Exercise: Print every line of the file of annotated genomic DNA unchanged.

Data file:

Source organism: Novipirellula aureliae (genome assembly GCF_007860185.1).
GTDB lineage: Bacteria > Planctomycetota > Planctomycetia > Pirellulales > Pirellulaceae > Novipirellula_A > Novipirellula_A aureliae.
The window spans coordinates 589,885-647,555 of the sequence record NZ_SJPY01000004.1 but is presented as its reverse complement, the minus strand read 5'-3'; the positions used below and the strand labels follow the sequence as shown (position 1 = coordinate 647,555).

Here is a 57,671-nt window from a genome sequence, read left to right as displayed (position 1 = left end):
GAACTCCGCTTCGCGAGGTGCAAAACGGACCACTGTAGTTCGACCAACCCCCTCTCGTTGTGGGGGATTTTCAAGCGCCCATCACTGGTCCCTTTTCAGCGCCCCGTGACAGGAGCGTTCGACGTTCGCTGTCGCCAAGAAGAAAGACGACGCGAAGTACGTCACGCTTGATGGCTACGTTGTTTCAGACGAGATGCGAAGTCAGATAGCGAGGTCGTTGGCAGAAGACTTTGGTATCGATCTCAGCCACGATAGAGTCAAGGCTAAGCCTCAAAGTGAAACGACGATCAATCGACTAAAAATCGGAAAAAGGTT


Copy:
Source organism: Novipirellula aureliae (genome assembly GCF_007860185.1).
GTDB lineage: Bacteria > Planctomycetota > Planctomycetia > Pirellulales > Pirellulaceae > Novipirellula_A > Novipirellula_A aureliae.
The window spans coordinates 589,885-647,555 of the sequence record NZ_SJPY01000004.1 but is presented as its reverse complement, the minus strand read 5'-3'; the positions used below and the strand labels follow the sequence as shown (position 1 = coordinate 647,555).

Here is a 57,671-nt window from a genome sequence, read left to right as displayed (position 1 = left end):
GAACTCCGCTTCGCGAGGTGCAAAACGGACCACTGTAGTTCGACCAACCCCCTCTCGTTGTGGGGGATTTTCAAGCGCCCATCACTGGTCCCTTTTCAGCGCCCCGTGACAGGAGCGTTCGACGTTCGCTGTCGCCAAGAAGAAAGACGACGCGAAGTACGTCACGCTTGATGGCTACGTTGTTTCAGACGAGATGCGAAGTCAGATAGCGAGGTCGTTGGCAGAAGACTTTGGTATCGATCTCAGCCACGATAGAGTCAAGGCTAAGCCTCAAAGTGAAACGACGATCAATCGACTAAAAATCGGAAAAAGGTT